Study documents cesspool inundations with possible discharges of effluent to the environment
Sea level rise caused by global warming may not be as obvious along the rugged and often steep coast of Hawaii as it is in low-lying areas like Holland, but it’s nonetheless going to present huge challenges in the decades ahead.
Mosquito-free havens will start to disappear by mid-century, study warns
FRISCO — Island birds, including endangered species in the Hawai‘i archipelago, are facing a serious threat, as diseases carried by mosquitoes are due to expand into higher elevation safe zones.
With warming temperatures, mosquitoes will move farther upslope and increase in number, and mosquito-friendly temperatures are expected by mid-century, according to a new study by researchers with the U.S. Geological Survey and the University of Wisconsin-Madison. Future increases in rainfall will likely benefit the mosquitoes as well.
FRISCO — As sea level rises, Hawaii’s beaches are on track to shrink by 20 to 40 feet during the next few decades, scientists announced in a new study.
“When we modeled future shoreline change with the increased rates of sea level rise projected under the IPCC’s “business as usual” scenario, we found that increased SLR causes an average 16 – 20 feet of additional shoreline retreat by 2050,” said lead author Tiffany Anderson, a post-doctoral researcher at the UHM School of Ocean and Earth Science and Technology. Continue reading “Rising sea level to take big bite from Hawaii beaches”→
Duke University researchers say community based conservation measures also needed
FRISCO —Hawaii’s spinner dolphins need federal regulations limiting human access to resting areas, but that alone won’t be enough to help them survive in the long run. Along with any new federal rules, resource managers will also have to work to develop local community-based conservation measures, which can be tailored to how individual bays are used, according to new research by Duke University.
FRISCO — Meteorologists are keeping a close eye on what they describe as a hyperactive tropical Pacific Ocean, and especially on Hurricane Iselle, which is headed straight toward Hawaii with current sustained winds of 140 mph.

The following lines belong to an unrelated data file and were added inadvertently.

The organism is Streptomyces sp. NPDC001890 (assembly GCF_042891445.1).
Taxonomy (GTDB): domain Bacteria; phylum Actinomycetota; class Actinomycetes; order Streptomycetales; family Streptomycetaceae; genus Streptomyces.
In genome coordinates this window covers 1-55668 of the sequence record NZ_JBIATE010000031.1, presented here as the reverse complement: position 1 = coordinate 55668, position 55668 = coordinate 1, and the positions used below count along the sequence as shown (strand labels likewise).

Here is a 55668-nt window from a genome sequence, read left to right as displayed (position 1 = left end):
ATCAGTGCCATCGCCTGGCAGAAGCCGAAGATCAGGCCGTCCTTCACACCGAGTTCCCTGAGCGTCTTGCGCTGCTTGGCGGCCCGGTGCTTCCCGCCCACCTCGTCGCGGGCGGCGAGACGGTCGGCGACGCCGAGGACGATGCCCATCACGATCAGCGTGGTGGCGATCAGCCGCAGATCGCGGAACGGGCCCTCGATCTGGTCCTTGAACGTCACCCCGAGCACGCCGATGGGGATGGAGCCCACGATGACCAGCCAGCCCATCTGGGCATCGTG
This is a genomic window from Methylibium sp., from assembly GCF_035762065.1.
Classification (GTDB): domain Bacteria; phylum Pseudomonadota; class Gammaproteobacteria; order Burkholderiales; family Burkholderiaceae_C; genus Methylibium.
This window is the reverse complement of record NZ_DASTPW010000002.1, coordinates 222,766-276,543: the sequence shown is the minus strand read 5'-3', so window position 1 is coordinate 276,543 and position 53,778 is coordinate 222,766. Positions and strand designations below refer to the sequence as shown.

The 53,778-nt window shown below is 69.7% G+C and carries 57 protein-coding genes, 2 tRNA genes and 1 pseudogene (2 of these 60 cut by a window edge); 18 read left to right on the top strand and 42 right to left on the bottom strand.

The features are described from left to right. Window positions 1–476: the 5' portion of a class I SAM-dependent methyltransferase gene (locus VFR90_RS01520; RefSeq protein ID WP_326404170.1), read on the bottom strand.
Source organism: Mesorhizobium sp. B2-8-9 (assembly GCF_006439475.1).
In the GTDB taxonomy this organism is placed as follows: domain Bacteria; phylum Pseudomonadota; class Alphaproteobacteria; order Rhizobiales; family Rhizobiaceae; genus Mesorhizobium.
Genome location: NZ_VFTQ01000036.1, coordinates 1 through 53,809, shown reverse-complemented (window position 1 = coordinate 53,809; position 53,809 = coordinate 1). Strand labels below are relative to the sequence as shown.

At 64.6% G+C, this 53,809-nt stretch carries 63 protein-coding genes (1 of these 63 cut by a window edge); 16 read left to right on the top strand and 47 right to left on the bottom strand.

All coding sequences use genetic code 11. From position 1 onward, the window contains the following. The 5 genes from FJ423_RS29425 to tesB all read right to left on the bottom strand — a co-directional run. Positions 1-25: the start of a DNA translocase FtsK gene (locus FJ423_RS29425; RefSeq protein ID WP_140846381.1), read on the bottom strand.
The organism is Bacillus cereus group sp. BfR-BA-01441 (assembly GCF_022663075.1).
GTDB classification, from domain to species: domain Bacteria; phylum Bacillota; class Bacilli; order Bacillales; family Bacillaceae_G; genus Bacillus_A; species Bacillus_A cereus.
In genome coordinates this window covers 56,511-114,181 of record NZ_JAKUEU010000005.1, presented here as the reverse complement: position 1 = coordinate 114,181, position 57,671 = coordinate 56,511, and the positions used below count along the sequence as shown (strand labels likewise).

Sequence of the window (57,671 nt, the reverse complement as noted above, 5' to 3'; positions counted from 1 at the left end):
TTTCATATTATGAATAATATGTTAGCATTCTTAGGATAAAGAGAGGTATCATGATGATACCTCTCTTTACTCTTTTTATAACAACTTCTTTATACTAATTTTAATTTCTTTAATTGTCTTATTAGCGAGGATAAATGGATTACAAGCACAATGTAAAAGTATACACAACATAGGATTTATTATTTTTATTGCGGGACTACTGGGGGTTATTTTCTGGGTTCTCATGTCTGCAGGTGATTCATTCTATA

Iselle is expected to weaken before nearing the islands in about three days, but could still be packing a tropical storm-force punch, with winds of 60-60 mph. The Category 4 storm is expected to maintain strength for the next day or so before moving over cooler water and weakening. Continue reading “Is Hurricane Iselle headed for Hawaii?”→
FRISCO — A team of scientists have taken a close look at coastal erosion trends in Hawaii and determined that sea-level rise is the main driver, outweighing other factors like waves, sediment supply and coastal development.
The researchers from the University of Hawaii – Manoa, School of Ocean and Earth Science and Technology and the State of Hawaii, Department of Land and Natural Resources said that knowing that sea-level rise is a primary cause of shoreline will help resource managers and planners going forward. Continue reading “Sea level rise driving Hawaii coastal erosion”→
Study projects two to three times as many storms by the end of the century
By Summit Voice
SUMMIT COUNTY — Large scale shifts in hemispheric circulation patterns and ocean temperatures are likely to steer more hurricanes toward the Hawaiian Islands in coming decades.
A poleward shift of the subtropical jet stream and warmer temperatures over the equatorial central Pacific will combine to make the storms two to three times as likely by the last quarter of the century, according to scientists with the International Pacific Research Center, University of Hawaii at Manoa. Continue reading “Global warming: More hurricanes in Hawaii?”→